Please print, complete, and mail the following document to link arms with us in preserving a piece of history for future generations: Contribution Form. If unable to print, a check can still be mailed.
Send to Miners Hall Museum, 701 S Broadway Street, Franklin, KS 66743-8501
You can also donate with a credit/debit card straight off this website
We are an exhibition located within the Franklin Community Center & Heritage Museum in Franklin, Kansas. The public is invited to visit and view the mining artifacts as well as other historic items.
701 S. Broadway
Franklin, KS 66735
Hours of Operation:
Please call to schedule tours.
Donations of mining-related artifacts or photos may be dropped off Monday through Friday, 10 - 4pm.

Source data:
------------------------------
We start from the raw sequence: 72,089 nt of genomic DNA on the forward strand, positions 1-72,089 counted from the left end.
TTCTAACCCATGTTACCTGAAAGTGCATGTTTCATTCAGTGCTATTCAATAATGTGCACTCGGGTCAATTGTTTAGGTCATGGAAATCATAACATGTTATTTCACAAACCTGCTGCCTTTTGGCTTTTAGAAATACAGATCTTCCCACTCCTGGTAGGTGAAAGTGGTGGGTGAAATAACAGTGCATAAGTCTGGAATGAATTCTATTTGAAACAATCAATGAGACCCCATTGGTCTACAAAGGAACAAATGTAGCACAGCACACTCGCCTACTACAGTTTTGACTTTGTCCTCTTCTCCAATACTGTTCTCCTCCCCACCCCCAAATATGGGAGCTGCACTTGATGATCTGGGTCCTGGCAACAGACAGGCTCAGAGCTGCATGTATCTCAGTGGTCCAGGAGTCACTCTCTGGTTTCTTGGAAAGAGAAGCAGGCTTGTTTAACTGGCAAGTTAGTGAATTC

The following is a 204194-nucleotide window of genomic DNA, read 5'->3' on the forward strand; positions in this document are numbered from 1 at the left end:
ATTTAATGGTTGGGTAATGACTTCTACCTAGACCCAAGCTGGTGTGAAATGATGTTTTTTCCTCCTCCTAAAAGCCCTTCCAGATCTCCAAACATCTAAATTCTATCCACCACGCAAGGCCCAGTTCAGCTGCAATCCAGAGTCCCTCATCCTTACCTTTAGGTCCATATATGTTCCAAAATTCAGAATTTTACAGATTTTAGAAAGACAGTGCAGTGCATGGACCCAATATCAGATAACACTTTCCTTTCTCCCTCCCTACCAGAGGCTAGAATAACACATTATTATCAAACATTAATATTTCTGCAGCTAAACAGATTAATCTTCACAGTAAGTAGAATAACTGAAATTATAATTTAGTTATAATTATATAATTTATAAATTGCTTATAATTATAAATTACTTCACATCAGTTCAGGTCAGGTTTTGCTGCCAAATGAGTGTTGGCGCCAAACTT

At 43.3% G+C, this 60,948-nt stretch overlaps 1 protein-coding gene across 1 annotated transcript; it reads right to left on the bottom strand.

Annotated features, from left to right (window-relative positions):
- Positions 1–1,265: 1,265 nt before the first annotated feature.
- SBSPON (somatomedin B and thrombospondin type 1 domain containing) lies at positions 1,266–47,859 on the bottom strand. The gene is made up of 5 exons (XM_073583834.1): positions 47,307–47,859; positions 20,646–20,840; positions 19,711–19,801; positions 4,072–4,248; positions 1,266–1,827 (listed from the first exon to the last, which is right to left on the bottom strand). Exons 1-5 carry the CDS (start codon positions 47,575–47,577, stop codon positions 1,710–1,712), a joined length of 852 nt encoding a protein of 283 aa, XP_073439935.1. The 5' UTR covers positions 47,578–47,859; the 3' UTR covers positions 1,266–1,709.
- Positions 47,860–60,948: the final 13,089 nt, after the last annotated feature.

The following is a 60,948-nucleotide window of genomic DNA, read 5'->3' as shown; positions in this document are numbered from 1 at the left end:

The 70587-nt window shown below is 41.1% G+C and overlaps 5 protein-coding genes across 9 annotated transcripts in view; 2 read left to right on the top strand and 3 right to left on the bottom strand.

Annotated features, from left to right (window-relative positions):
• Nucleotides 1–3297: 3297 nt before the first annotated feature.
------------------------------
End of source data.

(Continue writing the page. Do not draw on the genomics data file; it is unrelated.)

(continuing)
Today is your last chance to see the Arma special exhibit "Little Balkans Coal Camp - Arma” . Open today 10-4. Free admission. This amazing exhibit features the fascinating history of the coal camp now known as Arma. Join us as we celebrate the unique and interesting history and growth of Arma, KS. Once again we send a special thank you to an amazing group of ladies who spent countless hours (and had a lot of fun!) creating this exhibit. We look forward to working with them on future projects. Thanks to Christie (Nicoletti) Parrish and her team consisting of Joan (Pistotnik) Barbieri, Emma Louise (Lancelotti) Ales, and Pat (Tassi) McKee. Don't miss this exhibit. Stop in today!! Photos are just a tiny sampling of the exhibit. ...